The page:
The size of the onion bulb is dependent upon the number and size of the green leaves or tops at the time of bulb maturity. For each leaf there will be a ring of onion; the larger the leaf, the larger the ring will be. The onion will first form a top and then, depending on the onion variety and length of daylight, start to form the bulb. Onions are characterized by day length; "long-day" onion varieties will quit forming tops and begin to form bulbs when the daylength reaches 14 to 16 hours while "short-day" onions will start making bulbs much earlier in the year when there are only 10 to 12 hours of daylight. A general rule of them is that "long-day" onions do better in northern states (north of 36th parallel) while "short-day" onions do better in states south of that line. See the onion information resource page for more detailed variety descriptions and photos.
Onions From Seed
Mid to late October is the best time to plant seed of the super sweet, short-to-intermediate daylength onion types in Texas zones III - V (USDA Zones 8 and 9). Seeds can be sown directly into the garden, covered with one-fourth inch of soil and should sprout within 7- 10 days. If planted thickly, plants can be pulled and utilized as green onions or scallions for salads or fresh eating in 8-10 weeks. However, most gardeners want to grow an onion bulb as large as a basketball. To do this, the onion plants must be thinned by next February until they are at least 2-3 inches apart to insure adequate bulb expansion. The removed plants can be used for scallions or for transplanting into another area of the garden so that these too will have adequate space in which to enlarge into large bulbs.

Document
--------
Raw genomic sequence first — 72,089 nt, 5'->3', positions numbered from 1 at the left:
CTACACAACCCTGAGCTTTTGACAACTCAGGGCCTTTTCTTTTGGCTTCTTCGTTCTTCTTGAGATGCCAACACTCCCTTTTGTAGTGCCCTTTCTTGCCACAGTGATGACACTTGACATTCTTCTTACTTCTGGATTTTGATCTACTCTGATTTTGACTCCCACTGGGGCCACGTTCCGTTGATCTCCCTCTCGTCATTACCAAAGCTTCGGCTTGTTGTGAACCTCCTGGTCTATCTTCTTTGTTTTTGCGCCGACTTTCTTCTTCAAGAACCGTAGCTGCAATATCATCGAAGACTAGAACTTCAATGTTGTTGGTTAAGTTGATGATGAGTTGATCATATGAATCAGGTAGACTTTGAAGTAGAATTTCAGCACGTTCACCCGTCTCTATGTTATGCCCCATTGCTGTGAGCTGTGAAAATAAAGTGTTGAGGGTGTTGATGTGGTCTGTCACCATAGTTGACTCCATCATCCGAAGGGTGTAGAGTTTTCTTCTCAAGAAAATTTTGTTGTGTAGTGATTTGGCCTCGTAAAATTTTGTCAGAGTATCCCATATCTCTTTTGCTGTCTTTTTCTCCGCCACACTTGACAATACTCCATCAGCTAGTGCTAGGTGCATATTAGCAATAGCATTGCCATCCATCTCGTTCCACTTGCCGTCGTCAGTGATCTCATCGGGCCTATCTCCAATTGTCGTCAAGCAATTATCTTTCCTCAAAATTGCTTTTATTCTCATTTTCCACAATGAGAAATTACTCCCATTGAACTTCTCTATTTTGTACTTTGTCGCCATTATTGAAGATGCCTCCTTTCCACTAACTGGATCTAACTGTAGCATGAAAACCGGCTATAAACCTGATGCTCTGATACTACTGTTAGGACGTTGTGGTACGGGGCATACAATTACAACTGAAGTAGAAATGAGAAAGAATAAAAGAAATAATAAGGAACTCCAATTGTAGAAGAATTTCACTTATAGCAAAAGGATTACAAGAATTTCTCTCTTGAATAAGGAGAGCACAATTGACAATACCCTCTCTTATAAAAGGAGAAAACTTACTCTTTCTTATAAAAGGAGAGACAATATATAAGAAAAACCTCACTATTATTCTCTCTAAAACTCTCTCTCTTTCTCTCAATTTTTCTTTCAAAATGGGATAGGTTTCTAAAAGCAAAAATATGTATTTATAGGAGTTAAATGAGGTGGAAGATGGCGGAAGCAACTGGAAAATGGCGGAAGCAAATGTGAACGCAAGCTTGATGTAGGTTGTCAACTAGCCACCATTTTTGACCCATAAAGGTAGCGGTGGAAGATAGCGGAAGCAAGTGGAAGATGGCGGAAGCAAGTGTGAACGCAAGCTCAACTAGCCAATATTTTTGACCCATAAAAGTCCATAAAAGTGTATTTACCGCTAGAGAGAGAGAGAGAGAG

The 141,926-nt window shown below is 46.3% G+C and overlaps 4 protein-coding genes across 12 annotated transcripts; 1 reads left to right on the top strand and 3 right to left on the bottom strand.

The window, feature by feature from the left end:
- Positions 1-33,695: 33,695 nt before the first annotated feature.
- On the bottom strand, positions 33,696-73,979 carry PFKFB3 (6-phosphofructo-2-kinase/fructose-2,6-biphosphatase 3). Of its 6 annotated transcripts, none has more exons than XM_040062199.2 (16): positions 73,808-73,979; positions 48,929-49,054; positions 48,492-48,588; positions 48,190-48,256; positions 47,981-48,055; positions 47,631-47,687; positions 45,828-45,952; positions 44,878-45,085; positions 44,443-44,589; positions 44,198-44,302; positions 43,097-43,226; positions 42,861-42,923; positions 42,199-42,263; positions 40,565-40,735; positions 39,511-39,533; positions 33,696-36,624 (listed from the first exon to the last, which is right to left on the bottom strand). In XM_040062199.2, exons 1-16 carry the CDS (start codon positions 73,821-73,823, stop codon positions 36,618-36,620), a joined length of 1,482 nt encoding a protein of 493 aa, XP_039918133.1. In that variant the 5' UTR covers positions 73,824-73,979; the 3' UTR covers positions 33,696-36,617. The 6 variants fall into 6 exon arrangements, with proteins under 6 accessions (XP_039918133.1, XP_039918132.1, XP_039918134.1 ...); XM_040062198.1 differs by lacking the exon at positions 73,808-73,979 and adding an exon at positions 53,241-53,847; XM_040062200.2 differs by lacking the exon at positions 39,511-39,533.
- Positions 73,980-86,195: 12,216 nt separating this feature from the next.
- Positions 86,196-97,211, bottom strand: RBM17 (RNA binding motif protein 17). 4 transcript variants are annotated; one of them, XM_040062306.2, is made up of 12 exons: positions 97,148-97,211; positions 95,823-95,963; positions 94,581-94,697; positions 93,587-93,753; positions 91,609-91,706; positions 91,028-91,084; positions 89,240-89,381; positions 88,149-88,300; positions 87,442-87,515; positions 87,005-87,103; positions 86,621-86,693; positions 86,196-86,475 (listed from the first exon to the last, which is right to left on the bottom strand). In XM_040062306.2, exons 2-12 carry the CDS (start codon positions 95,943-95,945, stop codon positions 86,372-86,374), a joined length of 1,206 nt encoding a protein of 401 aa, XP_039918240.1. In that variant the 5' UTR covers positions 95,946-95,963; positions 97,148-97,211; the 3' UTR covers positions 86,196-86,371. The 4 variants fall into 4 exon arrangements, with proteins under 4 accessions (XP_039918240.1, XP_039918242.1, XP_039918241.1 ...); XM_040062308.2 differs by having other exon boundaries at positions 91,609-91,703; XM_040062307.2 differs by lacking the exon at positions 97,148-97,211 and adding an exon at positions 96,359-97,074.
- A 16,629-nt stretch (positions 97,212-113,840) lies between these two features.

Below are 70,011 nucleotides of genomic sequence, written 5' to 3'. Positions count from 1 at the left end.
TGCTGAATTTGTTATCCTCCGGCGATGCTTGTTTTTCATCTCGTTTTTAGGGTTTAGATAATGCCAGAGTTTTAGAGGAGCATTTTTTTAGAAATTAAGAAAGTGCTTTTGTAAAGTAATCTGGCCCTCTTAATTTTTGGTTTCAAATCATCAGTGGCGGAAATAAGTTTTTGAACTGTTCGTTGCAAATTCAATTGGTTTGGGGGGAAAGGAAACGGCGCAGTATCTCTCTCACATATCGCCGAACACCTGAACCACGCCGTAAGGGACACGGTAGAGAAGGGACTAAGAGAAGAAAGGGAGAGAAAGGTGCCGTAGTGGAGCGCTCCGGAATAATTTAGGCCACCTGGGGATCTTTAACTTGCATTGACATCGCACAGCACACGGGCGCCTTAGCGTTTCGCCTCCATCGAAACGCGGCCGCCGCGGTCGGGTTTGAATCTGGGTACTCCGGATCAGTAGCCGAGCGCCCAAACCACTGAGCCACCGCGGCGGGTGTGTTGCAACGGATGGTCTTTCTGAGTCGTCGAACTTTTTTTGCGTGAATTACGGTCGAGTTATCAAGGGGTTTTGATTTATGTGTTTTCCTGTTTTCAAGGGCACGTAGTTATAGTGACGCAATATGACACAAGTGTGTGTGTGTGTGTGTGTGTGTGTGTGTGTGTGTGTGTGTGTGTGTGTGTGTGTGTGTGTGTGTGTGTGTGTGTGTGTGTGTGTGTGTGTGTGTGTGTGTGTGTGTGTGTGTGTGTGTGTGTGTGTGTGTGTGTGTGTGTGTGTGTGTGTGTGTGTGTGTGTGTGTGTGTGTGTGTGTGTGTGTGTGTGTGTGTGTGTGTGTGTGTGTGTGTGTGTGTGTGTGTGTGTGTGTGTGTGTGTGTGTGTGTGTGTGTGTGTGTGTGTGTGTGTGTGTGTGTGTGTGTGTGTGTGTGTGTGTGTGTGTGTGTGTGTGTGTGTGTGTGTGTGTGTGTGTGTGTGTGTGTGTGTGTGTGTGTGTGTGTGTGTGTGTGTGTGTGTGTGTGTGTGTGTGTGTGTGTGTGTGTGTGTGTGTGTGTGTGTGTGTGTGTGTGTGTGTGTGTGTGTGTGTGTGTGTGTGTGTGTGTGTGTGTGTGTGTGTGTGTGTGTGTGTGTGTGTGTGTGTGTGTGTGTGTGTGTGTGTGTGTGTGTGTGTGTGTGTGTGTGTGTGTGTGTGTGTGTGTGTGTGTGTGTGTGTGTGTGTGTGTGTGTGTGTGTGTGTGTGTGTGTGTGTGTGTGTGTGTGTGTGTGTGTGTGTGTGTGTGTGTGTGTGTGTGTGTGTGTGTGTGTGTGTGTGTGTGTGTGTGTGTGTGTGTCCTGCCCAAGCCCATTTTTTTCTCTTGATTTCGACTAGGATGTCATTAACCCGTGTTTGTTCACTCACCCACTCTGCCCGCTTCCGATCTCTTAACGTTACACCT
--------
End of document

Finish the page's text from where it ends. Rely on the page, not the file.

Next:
Fertilization of onion plants is vital to success. Texas A&M research findings indicate that onion growth and yield can be greatly enhanced by banding phosphorus 2-3 inches below seed at planting time. This phosphorus acts as a starter solution which invigorates the growth of young seedlings. Banding phosphorus, such as super phosphate (0-20-0), 2-3 inches below the seed involves making a trench 3 inches deep, distributing one-half cup of super phosphate per 10 row feet, covering the phosphate with soil, sowing seed and covering lightly with one-half inch or less of soil. Once established, onion plants should receive additional amounts of fertilizer (21-0-0 - Ammonium sulfate or Ammonium nitrate) as a side-dress application every month.
Gardeners who tend to procrastinate should be warned that planting later than October could mean failure. Failure in onion production comes in two forms - - complete annihilation of the young seedlings during a cold winter or an abundance of spring onion flowers which decrease bulb size, weight and storage ability. Onion plants which are small and rapidly growing when the cold temperatures of winter arrive will probably not survive. Yet, if you plant earlier and the stem of onion plants are larger than a pencil when exposed to cold temperatures, the onion will initiate and produce a flower during the following spring. This flowering is termed bolting. Bolting requires low temperatures. Most rapid bolting is caused by temperatures of 40-45 degrees F. or below. Fall seeded crops are susceptible to bolting the following spring if warm fall temperatures, allowing excessive growth, are followed by low winter temperatures and slowed growth. Many gardeners believe that early removal of the onion flower stalk will cause onion bulb enlargement but this has not proven to be the case. Flowering causes a decrease in bulb size as well as a central flower stalk which enhances decay during storage. This is exactly what will happen to those who are planting onion transplants or sets in October or November with the hope of large onions next spring. The onion bulbs which produce a flower stalk may be large but they will be light-weight (one-half the weight of a comparable size, non-flowered onion bulb) and prone to decay. Obviously, what you see is not always what you get! The best way to insure success is to either plant the onion seed from October 1 until November 15 or plant transplants from January through February in Texas Zones III - V (USDA Zones 8 and 9).